The race to the bottom

So, times are hard at the moment right? Jobs are hard to find, everyone is trying to save money, but we still want to buy, we want it now and we want it cheap. But there’s more to a price than how much goes out of our pocket.

The other day, I asked someone where the fur trimmed gillet they were wearing came from. The response, North Weald Market, but when I asked where it was made and where the materials came from, she did not have a clue and frankly, looked at me like I was a bit odd.

This is exactly my point, many people think no further than the price. But what happens if you go down the supply chain? Where do our things come from, and how does the price affect all the other people along the chain? Cheap products are produced with cheap materials using cheap labour. The labour laws that producers are subject to in the UK and EU are certainly not worldwide. Child labour, lack of sufficient health and safety measures (resulting in injury, exposure to harmful substances and lowered life expectancy), insultingly low wages and terrible, long hours are rife in the developing world where much of the products sold in the developing world come from. Yes, these industries provide valuable trade and employment and an outright boycott is not the answer but making ourselves aware and campaigning for a better deal for these people is key.

Suppliers in the current market are constantly trying to undercut each other, to provide cheaper and cheaper products, no matter the cost to human rights and the environment, this has become known as ‘the race to the bottom’.

I’m passionate about ethical consumerism, consumer power is one of the greatest tools in the ordinary person’s arsenal. Industry is shaped by the consumer, supply and demand, so change the demand and the supply will follow suit.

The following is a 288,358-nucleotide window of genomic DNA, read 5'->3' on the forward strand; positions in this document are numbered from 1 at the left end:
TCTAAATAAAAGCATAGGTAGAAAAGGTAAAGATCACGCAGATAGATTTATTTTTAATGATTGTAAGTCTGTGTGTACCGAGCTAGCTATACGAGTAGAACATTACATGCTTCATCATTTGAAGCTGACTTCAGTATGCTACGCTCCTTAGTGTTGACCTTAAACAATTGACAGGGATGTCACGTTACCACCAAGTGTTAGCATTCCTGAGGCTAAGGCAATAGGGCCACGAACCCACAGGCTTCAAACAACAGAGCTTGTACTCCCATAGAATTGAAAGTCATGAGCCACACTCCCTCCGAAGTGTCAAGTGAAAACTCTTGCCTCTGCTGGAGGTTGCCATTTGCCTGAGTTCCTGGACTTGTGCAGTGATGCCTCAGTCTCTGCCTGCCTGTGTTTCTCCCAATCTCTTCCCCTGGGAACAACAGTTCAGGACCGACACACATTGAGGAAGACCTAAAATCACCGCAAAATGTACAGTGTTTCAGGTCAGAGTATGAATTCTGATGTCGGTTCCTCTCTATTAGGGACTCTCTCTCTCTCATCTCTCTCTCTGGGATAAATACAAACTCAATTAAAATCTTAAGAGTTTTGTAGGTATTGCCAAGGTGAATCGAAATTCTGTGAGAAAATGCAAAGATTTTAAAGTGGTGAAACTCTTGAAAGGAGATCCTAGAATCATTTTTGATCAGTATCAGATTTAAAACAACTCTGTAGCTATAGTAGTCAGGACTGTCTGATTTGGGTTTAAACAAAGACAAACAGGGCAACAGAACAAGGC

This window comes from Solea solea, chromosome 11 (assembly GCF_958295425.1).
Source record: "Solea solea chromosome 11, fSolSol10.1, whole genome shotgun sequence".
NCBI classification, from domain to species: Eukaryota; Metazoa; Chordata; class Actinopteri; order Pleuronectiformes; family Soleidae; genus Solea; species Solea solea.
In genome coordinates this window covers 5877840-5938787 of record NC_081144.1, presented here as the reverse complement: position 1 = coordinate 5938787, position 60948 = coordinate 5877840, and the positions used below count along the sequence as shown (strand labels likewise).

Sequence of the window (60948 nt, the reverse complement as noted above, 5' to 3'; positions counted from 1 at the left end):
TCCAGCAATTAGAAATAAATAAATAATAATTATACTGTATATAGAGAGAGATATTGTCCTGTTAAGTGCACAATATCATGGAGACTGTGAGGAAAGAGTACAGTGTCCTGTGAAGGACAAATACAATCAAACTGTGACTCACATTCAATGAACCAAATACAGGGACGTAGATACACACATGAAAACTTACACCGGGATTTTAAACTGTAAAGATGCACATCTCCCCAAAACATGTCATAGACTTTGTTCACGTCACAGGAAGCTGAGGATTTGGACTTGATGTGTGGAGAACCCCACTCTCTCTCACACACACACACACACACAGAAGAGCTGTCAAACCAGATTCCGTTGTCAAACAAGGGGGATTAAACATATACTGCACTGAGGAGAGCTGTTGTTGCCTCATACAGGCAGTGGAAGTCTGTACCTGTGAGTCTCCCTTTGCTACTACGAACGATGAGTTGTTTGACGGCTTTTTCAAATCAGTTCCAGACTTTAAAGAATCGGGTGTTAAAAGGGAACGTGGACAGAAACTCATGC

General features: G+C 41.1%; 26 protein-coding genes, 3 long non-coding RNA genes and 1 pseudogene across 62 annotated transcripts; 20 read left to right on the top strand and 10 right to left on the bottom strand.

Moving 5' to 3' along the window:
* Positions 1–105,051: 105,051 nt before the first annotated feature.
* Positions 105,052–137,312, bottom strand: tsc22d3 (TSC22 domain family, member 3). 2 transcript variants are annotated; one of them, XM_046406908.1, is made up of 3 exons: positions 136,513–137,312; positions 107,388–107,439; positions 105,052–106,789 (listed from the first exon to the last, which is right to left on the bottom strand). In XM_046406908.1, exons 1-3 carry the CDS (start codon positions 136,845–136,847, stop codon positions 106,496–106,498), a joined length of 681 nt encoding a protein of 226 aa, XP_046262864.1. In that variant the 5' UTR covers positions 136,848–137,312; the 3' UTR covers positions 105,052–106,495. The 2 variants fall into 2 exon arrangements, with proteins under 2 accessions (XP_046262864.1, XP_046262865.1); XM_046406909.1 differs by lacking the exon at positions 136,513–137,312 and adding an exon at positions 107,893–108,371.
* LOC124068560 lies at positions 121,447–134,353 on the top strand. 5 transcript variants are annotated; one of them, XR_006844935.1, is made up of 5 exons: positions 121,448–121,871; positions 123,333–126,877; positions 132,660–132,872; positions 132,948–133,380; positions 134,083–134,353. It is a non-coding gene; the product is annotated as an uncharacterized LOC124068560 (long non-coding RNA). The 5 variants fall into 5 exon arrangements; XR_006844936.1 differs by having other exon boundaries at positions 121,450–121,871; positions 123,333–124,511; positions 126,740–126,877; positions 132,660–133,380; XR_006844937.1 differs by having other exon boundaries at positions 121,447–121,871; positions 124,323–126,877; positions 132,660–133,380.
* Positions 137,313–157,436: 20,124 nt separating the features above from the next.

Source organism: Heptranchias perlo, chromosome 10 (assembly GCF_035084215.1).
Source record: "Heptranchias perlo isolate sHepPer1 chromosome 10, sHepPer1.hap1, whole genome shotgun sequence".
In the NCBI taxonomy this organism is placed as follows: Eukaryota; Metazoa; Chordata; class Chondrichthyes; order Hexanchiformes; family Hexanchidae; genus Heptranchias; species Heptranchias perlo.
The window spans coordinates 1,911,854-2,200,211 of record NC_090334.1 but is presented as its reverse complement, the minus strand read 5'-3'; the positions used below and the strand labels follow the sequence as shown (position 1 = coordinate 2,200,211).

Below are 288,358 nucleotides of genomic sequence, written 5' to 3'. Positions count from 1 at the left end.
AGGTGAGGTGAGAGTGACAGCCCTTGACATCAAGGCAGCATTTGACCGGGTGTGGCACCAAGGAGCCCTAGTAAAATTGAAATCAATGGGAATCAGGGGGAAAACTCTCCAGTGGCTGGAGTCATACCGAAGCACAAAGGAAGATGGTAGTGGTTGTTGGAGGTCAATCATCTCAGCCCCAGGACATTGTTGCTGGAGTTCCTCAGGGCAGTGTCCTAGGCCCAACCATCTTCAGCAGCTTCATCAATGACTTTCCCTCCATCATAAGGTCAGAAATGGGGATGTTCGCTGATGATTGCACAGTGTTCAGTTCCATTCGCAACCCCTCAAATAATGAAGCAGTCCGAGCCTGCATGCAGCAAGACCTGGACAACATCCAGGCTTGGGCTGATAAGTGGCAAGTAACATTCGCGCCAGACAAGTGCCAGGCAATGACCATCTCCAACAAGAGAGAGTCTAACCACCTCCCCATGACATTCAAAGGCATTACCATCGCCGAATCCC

Take food for example, every day I see adverts from Asda and Aldi purporting to be cheaper than Tesco, cheaper than Sainsbury’s, this all sounds wonderful, but has anyone stopped to ask why? Why are they so cheap? Well in my experience, as the price falls, so do the ethical standards. Cheaper food id often non-fairtrade, non-organic, poor quality and poor welfare. But most people only look at the price and in my experience, cheap and ethical are often, sadly, mutually exclusive.

I try to be an ethical consumer (see my below top tips), I’m not perfect but I try my best. I mainly shop at Sainsbury’s -with the odd trip to a farmers market- because they have a great organic range, do lot’s of MSC (Marine Stewardship Certified – a TRUE indicator of sustainable) fish and are not too horrendously expensive. I happened to be near Morrison’s the other day so I popped in, but could not find anything organic and when I asked at the fish counter they did not stock anything MSC (and neither do my local Tesco), so off I went to Sainsbury’s as usual.

I may not be able to afford going exclusively organic or have the time to research every single thing I buy, but I try to do my bit, especially for Christmas (watch this space). I would really encourage you to do a bit of research into what you are buying and maybe buy a little less and a little more ethically, your conscience with thank you as will those down the supply chain and you can be a part of shaping a better, fairer industry.

Lucy’s Top tips for ethical buying

1. Try to go organic and high welfare – not just food but cotton, bathing products and gifts

2. Buy sustainable, acronyms are your friend go for MSC for fish, FSC for wood and paper and buy recycled, repurposed and upcycled where you can, besides palate furniture is pretty chic

3. Buy products from charities such as gifts

4.Buy fair-trade to send a message to suppliers that consumers care about the welfare of others

5. Buy from local and small traders – help out the little guy and the chances are they have sources their products or materials more consciously

6. Make conscious decisions, think and research what you are buying

So even though times are hard and we may not always be afford ethical purchases, but if we are conscious in our decision making and all try to do our bit -especially at Christmas when consumerism is utterly rampant-  it will make a huge difference to the market and suppliers will sit up and pay attention.

Thanks for reading,

Lucy

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